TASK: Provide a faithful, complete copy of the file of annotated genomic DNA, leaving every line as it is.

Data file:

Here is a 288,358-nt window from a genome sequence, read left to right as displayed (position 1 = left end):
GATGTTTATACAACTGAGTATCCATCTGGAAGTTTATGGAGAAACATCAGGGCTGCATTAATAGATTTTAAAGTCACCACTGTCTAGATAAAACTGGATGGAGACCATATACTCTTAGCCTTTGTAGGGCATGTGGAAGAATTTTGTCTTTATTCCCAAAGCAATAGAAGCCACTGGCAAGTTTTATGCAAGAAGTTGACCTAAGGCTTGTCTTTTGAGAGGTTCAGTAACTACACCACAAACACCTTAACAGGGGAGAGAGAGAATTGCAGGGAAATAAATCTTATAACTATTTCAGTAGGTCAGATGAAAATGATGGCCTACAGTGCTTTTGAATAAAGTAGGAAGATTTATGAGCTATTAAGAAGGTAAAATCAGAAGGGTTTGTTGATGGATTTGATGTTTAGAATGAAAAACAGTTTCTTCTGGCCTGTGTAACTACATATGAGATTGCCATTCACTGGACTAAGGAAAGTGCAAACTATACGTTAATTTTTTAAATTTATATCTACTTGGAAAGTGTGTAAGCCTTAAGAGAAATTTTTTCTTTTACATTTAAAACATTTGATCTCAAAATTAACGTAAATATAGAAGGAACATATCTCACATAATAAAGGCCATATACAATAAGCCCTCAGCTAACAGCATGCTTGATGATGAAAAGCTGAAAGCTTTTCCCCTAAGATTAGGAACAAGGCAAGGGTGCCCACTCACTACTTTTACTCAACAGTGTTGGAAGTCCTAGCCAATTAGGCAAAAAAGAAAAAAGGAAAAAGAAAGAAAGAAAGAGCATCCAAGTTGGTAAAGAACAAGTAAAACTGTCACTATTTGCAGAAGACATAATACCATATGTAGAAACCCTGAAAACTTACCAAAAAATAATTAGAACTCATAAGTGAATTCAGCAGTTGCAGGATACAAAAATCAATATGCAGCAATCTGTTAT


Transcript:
Here is a 288,358-nt window from a genome sequence, read left to right as displayed (position 1 = left end):
GATGTTTATACAACTGAGTATCCATCTGGAAGTTTATGGAGAAACATCAGGGCTGCATTAATAGATTTTAAAGTCACCACTGTCTAGATAAAACTGGATGGAGACCATATACTCTTAGCCTTTGTAGGGCATGTGGAAGAATTTTGTCTTTATTCCCAAAGCAATAGAAGCCACTGGCAAGTTTTATGCAAGAAGTTGACCTAAGGCTTGTCTTTTGAGAGGTTCAGTAACTACACCACAAACACCTTAACAGGGGAGAGAGAGAATTGCAGGGAAATAAATCTTATAACTATTTCAGTAGGTCAGATGAAAATGATGGCCTACAGTGCTTTTGAATAAAGTAGGAAGATTTATGAGCTATTAAGAAGGTAAAATCAGAAGGGTTTGTTGATGGATTTGATGTTTAGAATGAAAAACAGTTTCTTCTGGCCTGTGTAACTACATATGAGATTGCCATTCACTGGACTAAGGAAAGTGCAAACTATACGTTAATTTTTTAAATTTATATCTACTTGGAAAGTGTGTAAGCCTTAAGAGAAATTTTTTCTTTTACATTTAAAACATTTGATCTCAAAATTAACGTAAATATAGAAGGAACATATCTCACATAATAAAGGCCATATACAATAAGCCCTCAGCTAACAGCATGCTTGATGATGAAAAGCTGAAAGCTTTTCCCCTAAGATTAGGAACAAGGCAAGGGTGCCCACTCACTACTTTTACTCAACAGTGTTGGAAGTCCTAGCCAATTAGGCAAAAAAGAAAAAAGGAAAAAGAAAGAAAGAAAGAGCATCCAAGTTGGTAAAGAACAAGTAAAACTGTCACTATTTGCAGAAGACATAATACCATATGTAGAAACCCTGAAAACTTACCAAAAAATAATTAGAACTCATAAGTGAATTCAGCAGTTGCAGGATACAAAAATCAATATGCAGCAATCTGTTAT